We are at the end of the first month of My Year of Data…and I have learned a lot. In the next few days I’ll post about some reflections on the first month, what works and what doesn’t and where I think this is going. But first, a plot (click for embiggened version):
This is a plot of my daily weight from the start of my project until now. Thanks to my Withings scale, weight is one of the few things that I have been able to consistently measure, every single day, without forgetting. Overall, I’m quite excited to have lost about 5 pounds, but I am a bit concerned about the wild swings back and forth. That’s what the holidays do to you, I guess! My detox in mid-January seems to have regained my downward momentum, and I’m hoping here at the end of January I may be establishing a new baseline.
(an aside here about the Withings tool: here is the same plot as rendered using the iPad app – again, click for larger version. Note that this picture has some kind of ‘confidence bands’ which are actually a nice way of visualizing the overall trends and give a sense of the overall variance of the process, or for those geekoids out there, a quick view of the signal to noise ratio.)
Both of these plots show a trendline, which I think is just a simple moving average. You’ll notice that the trendline lags behind the weight swings – which is exactly what you want it to do. Fast weight loss (and gain, to a lesser extent) is not ‘real’, it is mostly temporary due to water weight or simply a stuffed belly. It takes about a week at an established weight level for the trend line to ‘catch up’ — at that point you can more confidently say that you have stabilized at that weight.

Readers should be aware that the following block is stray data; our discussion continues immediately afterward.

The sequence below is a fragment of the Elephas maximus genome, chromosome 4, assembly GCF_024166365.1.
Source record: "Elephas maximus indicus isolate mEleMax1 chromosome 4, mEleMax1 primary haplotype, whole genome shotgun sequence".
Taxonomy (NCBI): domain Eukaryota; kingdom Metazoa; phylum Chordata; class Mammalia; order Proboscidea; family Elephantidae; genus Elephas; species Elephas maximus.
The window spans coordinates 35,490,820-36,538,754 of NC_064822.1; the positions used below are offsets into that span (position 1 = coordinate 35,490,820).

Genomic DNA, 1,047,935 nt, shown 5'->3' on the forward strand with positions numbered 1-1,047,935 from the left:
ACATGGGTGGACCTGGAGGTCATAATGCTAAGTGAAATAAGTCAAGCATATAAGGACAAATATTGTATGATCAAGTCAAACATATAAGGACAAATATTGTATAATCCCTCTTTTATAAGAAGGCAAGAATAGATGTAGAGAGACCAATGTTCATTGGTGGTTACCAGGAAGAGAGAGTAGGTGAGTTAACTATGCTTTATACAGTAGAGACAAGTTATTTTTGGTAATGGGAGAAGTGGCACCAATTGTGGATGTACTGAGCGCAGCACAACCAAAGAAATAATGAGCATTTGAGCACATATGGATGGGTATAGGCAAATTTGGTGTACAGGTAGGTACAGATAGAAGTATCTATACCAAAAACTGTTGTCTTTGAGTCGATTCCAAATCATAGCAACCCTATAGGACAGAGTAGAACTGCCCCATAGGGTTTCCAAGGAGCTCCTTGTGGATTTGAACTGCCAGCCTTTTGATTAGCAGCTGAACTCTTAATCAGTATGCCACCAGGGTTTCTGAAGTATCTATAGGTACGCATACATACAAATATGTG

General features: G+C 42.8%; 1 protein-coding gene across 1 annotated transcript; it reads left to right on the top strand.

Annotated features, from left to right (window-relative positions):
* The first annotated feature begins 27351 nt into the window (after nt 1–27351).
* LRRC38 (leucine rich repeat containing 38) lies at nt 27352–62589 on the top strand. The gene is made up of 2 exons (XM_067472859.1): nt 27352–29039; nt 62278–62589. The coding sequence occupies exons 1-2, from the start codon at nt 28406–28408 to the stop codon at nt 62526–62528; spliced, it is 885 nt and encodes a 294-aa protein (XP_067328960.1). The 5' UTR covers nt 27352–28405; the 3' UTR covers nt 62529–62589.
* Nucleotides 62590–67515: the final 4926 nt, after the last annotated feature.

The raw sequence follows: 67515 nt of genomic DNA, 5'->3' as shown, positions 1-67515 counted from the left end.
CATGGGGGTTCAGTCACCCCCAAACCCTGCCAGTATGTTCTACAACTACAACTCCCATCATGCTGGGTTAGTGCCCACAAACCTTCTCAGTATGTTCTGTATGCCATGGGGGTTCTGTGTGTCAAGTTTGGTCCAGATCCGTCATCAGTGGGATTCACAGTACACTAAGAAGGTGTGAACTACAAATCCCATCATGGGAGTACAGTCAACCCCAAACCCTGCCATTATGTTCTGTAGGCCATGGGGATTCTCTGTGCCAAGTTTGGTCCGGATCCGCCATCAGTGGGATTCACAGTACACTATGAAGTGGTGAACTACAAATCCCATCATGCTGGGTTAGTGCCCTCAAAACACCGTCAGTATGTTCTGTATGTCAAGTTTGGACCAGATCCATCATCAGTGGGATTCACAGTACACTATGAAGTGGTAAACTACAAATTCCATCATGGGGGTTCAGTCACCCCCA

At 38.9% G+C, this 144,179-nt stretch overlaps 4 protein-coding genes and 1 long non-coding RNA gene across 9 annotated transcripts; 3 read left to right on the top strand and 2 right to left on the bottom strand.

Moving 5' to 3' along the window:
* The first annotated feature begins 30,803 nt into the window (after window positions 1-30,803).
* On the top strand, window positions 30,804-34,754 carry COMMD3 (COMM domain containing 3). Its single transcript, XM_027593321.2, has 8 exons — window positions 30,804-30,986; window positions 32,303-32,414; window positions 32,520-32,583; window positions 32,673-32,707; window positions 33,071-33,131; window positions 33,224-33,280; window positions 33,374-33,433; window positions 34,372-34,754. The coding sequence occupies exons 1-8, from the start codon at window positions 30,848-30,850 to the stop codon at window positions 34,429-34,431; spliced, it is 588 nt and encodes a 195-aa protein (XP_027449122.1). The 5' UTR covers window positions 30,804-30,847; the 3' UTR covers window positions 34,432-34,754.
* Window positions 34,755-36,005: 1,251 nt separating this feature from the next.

One purpose of this project is to see how weight is correlates with other things that I track. Obviously the most important link to weight is food intake. I’ve struggled with being consistent with my food logging- it requires a dedication and diligence I cannot seem to keep up. I was hoping to see how the foods that I eat related to other aspects of my life, and that is hard to do without consistent data. But I did learn something very interesting thanks to my missing data! It is not necessarily *which foods* I log, but rather *whether I log my food at all* which is a good indicator of whether I am losing weight or gaining weight.
The plot below shows the same data as the Withings chart above (I imported the data into R for more flexibility). Here the curve is a standard smoothing curve, and so it does not have the lag. The background pink color is shown on the days where I did regular food logging – the blank days were my lapses in logging. If you look at this closely, you will see that when I am not logging my food, this is when the curve is going up (generally). I think this is mostly psychological — if I know I am ‘off-the-wagon’ and I am eating and snacking more than I should, I tend not to log my food intake. Conversely, if I am really dedicated to food logging on a given day, I am much more likely to eat healthy.
To me, this is at least a small piece of evidence in favor of my hypothesis…that the act of measuring something will affect what is being measured. And although I am kind of disappointed in my inability to stay on the food logging plan consistently, it’s already helped me to learn something interesting about myself.